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Impostor syndrome can't be whisked away by the click of a button or a skim through of a column. I came to realize that it's also not binary- it's a spectrum - Jonna Chen '23.
A feeling of deceit, inadequacy and consistent disbelief in the efforts towards success earned by high achievers describes Impostor Syndrome. It has nothing to do with a person's physicality; instead, it attacks mental well-being. As you move on in life with your successful endeavors, scoring, achieving your targets, and meeting your goals repeatedly, you face the same question.
Is this my luck?
Could I have done better?
I am a lie; I don't deserve the success that's awarded to me!
As a result of these nagging thoughts of self-doubt, Impostors can get into serious mental health issues. Procrastination, detachment, frustration, stress, being reserved are some of the evils that get dragged along when the Impostor syndrome gets bigger in you. But, it is not only you who is fighting this vice. Impostor Syndrome is real. In the world of judgment and competition, research reveals that about 70% of people experience it.
Can't believe it? Let's look at some of the successful leaders with Impostor Syndrome and the measures they took to work around it.
In the wake of her successful career, a journalist approached her for an interview; she questioned her accomplishments. As a result, she walked to meetings with feelings of inferiority.
Her advice to manage better even with the syndrome includes no ignorance of the problem, constant self-motivation, maintaining a journal to jot down negative feelings, confiding in someone, and accepting help.
An attractive personality, Kim too doubted her capabilities as she started her own company. The risks associated with and the constant bickering of people around made her feel what if she can't get through it?
She talks about the ways to fight impostor syndrome and set focus on excellence. Working on relationships to see the good in you and others reduces self-doubt by knowing that emotions should not have the power to overtake our senses, and the proper focus on goals can also help keep the mind sane.
She revealed how her success and the prestigious Oscar award made her check the authenticity of her achievements. She felt like a fraud every time.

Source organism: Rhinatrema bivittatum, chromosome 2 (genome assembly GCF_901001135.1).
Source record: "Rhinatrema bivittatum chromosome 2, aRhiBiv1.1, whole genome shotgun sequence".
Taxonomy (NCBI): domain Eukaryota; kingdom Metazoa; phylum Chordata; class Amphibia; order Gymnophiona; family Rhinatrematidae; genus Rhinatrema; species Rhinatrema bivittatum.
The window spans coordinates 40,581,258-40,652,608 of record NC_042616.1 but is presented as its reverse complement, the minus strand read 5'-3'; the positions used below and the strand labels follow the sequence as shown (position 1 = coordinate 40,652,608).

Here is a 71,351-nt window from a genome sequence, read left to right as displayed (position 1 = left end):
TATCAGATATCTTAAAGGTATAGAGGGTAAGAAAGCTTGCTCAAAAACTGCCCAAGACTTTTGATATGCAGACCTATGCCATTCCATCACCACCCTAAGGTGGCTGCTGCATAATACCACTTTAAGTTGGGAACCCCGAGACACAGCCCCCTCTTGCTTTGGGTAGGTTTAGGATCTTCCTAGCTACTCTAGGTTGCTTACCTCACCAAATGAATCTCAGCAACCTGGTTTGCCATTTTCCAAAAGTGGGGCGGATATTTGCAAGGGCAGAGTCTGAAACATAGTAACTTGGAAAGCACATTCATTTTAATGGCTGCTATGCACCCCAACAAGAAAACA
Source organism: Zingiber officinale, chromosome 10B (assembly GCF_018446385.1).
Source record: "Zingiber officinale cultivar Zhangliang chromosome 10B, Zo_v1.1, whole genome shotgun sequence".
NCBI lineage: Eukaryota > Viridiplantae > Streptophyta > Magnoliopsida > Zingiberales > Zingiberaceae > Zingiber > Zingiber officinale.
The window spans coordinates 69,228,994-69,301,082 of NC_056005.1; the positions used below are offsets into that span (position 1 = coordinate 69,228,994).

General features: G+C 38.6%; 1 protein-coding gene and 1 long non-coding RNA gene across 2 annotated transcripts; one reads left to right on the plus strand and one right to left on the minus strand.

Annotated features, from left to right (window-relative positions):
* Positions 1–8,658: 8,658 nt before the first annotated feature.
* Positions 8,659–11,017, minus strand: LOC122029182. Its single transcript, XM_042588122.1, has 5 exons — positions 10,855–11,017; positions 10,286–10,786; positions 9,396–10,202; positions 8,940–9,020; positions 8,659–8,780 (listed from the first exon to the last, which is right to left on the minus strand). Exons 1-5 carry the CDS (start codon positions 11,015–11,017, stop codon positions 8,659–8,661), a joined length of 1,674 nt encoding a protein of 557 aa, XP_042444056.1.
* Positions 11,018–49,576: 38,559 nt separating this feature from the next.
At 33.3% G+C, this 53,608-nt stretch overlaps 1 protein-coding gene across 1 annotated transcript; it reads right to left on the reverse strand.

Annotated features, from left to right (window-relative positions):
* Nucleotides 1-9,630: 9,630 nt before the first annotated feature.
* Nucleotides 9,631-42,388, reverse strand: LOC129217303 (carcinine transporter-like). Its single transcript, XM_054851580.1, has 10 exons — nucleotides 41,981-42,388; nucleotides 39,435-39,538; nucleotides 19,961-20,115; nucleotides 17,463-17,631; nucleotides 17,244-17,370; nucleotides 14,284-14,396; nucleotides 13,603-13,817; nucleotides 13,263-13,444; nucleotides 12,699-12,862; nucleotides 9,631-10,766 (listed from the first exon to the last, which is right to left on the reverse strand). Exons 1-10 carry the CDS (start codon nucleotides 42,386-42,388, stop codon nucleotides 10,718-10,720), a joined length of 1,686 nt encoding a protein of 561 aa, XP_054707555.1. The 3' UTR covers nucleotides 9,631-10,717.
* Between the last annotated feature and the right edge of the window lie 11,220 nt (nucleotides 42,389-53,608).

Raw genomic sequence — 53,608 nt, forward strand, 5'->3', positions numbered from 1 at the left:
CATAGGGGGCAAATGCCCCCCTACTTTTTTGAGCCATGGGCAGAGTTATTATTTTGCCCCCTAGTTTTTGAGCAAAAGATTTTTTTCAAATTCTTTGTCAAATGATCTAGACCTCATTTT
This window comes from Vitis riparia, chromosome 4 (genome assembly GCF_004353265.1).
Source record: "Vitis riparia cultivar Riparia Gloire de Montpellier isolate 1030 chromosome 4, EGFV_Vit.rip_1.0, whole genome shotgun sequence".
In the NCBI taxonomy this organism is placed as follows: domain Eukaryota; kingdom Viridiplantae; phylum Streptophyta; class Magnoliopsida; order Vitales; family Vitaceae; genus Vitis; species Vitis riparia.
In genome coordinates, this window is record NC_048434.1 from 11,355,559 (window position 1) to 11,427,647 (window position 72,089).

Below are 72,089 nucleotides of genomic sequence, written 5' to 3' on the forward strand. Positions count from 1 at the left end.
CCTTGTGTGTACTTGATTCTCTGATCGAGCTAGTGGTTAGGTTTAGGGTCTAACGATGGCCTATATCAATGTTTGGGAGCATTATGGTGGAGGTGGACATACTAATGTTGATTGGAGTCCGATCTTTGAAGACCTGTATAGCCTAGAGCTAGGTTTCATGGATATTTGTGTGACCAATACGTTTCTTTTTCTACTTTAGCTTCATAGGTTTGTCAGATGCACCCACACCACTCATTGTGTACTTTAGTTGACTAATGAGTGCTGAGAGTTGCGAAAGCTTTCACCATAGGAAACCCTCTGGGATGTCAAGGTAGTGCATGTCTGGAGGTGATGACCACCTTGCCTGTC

Opposing what people think, feel or say about her did not let her conquer dreams and move ahead with confidence. She still feels insecure but reminds herself that it's not easy to impress all and the people who like it like it. Accepting yourself goes a long way, as per her.
Well-versed in business and an icon for many, Ricky Joshi knew he was competent but still felt clueless at points. Impostor syndrome had hit him hard.
He worked through it with perseverance and belief. He kept his expectations realistic, asked for assistance when he was down, broke his work into minor parts, and accepted his mistakes as a part of the overcoming process.
Having tasted success young, he was an achiever in the group of high-level executives. That intimidated him.
However, he created an expert team and had a chat where he discussed every issue as it occurred. Brave, isn't it? He accepted the ways of taking the strength in his stride and working through his shortcomings. He believes, surround yourself with successful people who push you to never give up on yourself.
Even with all the fame and awards, she still feels undeserving.
However, putting in constant work, accentuating positivity, and saying no to inferior thoughts makes her address her feelings every time.
A shift from a normal corporate job to a high-end job in Facebook, Mike met marketing heads of global giants and worked among the highly qualified lots. But, with his little experience, he thought he never deserved it at all.
He still fights negative thoughts and focuses more on preparation, being vulnerable, accepting his imperfections, and transforming his anxiety into motivation.
Known to have inspired many females through her books and speeches, Michelle wasn't spared from the syndrome. She mentions how she feels she isn't worth being taken seriously with her meager point of view.
She makes it a point to speak more about it, as impostor syndrome affects your work. She focuses on creating more awareness in the crowd through constant work.
Her reluctance to take up a wonderful job offer because she felt she isn't the correct part, and there were highly successful people around her who would get rid of her in no time.
She fights the syndrome by owning her problems, taking her time to understand what comforts her, and disciplines herself as she proceeds to her goals.
Awarded with the Oscar got into questioning herself what better she can do after that.
She put those thoughts aside and cleared her mind with the initial vision to tell stories and not be blinded by the recognitions and fame.
A clear mind, owning up to the problems, and accepting the broken self helped these achievers to manage their impostor syndromes. In addition, meditation and yoga can help you cure it and bring inner peace. So what is your takeaway?
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